There will be no direct discharge into any surface water body.
(b) 
All discharges from the facility or use are of a quality and quantity such that groundwater exiting from the parcel of land or entering a surface body of water will not exceed two parts per million of nitrate/nitrogen.
(c) 
All public wastewater treatment facilities are designed to accept and treat septage.
(d) 
All storage facilities, including ponds or lagoons, are lined to prevent leakage into groundwater.
(2) 
Development of new wastewater treatment or collection facilities which are designed to improve the level of nitrate/nitrogen attenuation of more than one existing on-site wastewater treatment system where a public health problem has been identified may be exempted from the standards of Subsection B(1)(b) above, provided that:
(a) 
There will be no direct discharge into any surface water body.
[Amended 11-20-1989 by Ord. No. 1014-89]
(b) 
The facility is designed only to accommodate wastewater from existing residential, commercial and industrial development.
(c) 
Adherence to Subsection B(1)(b) above cannot be achieved due to limiting site conditions or that the costs to comply with the standard will result in excessive user fees.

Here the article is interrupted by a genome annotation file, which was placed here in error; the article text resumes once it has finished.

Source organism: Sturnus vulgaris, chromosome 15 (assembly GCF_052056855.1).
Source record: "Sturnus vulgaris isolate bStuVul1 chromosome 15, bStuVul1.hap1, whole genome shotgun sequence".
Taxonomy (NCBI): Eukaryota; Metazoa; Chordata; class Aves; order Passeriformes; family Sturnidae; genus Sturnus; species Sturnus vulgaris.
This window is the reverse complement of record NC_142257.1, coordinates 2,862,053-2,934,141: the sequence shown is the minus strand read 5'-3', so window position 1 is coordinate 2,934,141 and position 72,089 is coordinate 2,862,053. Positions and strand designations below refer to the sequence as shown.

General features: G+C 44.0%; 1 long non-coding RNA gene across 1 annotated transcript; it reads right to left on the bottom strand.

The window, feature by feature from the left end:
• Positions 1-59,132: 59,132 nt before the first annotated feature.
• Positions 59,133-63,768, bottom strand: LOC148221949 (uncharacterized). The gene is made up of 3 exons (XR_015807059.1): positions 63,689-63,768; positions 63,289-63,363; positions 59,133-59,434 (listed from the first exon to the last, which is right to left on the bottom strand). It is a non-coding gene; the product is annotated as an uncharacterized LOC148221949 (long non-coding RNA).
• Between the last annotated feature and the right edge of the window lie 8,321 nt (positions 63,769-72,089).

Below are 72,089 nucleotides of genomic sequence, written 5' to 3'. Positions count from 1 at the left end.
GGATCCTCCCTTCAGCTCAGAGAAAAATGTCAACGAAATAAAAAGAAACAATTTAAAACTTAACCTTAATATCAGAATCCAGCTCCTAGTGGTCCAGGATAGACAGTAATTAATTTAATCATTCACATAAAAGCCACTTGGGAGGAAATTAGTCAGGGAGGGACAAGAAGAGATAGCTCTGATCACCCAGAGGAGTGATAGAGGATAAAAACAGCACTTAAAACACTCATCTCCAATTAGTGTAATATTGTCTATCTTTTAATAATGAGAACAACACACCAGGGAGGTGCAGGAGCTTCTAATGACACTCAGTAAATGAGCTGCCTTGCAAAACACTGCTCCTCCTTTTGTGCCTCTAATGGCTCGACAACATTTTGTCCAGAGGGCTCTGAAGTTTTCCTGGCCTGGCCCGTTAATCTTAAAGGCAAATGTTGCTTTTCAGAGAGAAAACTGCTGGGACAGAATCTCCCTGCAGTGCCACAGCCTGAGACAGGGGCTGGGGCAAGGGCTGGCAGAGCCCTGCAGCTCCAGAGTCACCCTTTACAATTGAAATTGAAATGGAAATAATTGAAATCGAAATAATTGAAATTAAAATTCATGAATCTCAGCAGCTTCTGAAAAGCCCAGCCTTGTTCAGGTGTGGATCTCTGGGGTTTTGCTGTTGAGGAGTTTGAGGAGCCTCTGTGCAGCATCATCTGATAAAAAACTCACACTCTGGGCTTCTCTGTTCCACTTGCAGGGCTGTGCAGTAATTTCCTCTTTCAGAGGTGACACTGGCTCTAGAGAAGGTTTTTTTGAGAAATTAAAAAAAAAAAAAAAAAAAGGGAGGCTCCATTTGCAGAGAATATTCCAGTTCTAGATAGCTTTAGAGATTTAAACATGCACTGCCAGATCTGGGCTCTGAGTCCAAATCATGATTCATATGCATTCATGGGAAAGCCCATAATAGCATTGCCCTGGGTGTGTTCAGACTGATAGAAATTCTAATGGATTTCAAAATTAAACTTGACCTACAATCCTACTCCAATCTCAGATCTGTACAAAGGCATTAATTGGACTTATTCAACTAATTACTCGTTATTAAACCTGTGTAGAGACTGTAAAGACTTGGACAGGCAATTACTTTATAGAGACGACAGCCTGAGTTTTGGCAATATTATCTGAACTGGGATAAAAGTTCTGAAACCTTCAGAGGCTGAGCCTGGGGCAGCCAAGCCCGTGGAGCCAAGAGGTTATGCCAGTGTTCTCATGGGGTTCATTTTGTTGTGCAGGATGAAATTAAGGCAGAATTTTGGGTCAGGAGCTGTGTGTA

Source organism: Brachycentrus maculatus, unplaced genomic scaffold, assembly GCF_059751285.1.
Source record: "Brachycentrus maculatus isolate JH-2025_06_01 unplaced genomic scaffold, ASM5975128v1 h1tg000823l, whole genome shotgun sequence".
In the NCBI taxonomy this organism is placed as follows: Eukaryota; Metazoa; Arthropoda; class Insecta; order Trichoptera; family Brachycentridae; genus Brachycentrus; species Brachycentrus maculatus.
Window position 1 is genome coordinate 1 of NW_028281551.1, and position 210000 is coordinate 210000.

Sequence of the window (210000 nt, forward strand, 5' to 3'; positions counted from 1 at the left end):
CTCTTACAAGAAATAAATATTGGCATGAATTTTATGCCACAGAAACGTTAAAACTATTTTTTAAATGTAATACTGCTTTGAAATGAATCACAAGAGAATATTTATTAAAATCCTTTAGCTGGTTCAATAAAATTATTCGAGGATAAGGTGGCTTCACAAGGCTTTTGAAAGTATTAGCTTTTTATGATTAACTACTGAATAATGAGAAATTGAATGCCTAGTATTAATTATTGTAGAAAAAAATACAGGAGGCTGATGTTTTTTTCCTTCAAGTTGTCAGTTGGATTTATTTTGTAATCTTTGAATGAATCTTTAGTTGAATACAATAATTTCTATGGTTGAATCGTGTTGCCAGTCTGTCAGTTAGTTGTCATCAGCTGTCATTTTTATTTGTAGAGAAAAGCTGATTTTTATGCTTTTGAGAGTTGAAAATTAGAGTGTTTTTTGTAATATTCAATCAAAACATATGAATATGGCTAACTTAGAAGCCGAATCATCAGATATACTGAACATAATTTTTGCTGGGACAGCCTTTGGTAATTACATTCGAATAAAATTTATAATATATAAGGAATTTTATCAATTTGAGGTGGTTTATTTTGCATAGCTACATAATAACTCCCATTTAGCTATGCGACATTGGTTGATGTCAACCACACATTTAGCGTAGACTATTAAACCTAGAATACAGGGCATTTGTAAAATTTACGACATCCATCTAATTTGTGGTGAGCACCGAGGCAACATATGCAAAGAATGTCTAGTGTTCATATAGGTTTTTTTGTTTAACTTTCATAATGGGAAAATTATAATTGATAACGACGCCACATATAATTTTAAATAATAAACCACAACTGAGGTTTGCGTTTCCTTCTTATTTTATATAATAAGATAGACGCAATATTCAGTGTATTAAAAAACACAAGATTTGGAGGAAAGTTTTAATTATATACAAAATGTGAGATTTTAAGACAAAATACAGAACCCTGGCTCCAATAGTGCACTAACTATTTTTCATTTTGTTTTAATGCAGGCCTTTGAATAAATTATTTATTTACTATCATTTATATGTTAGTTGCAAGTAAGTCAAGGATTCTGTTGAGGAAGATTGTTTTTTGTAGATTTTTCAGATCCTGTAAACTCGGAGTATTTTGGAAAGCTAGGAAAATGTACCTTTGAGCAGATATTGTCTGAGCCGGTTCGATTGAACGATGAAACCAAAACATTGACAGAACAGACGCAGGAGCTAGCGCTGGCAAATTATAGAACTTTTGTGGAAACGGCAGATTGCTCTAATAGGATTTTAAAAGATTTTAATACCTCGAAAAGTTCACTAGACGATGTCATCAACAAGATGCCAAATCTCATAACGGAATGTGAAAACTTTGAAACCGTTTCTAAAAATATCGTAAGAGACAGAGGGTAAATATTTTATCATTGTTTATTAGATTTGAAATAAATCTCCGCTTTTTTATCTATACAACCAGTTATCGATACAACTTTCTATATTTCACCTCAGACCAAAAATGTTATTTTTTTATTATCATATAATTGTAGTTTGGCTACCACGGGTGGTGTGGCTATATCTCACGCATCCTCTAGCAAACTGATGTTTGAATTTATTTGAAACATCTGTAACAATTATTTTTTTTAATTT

[Amended 8-4-1997 by Ord. No. 1280-97]
(d) 
The design level of nitrate/nitrogen attenuation is the maximum possible within the cost limitations imposed by such user fee guidelines, but in no case shall groundwater exiting from the parcel or entering a surface body of water exceed five parts per million of nitrate/nitrogen.
[Amended 8-4-1997 by Ord. No. 1280-97]
(3) 
Improvements to existing commercial, industrial and wastewater treatment facilities which discharge directly into surface waters, provided that:
(a) 
There is no practical alternative available that would adhere to the standards of Subsection B(1)(a) above.
[Amended 8-4-1997 by Ord. No. 1280-97]
(b) 
There is no increase in the existing approved capacity of the facility.
(c)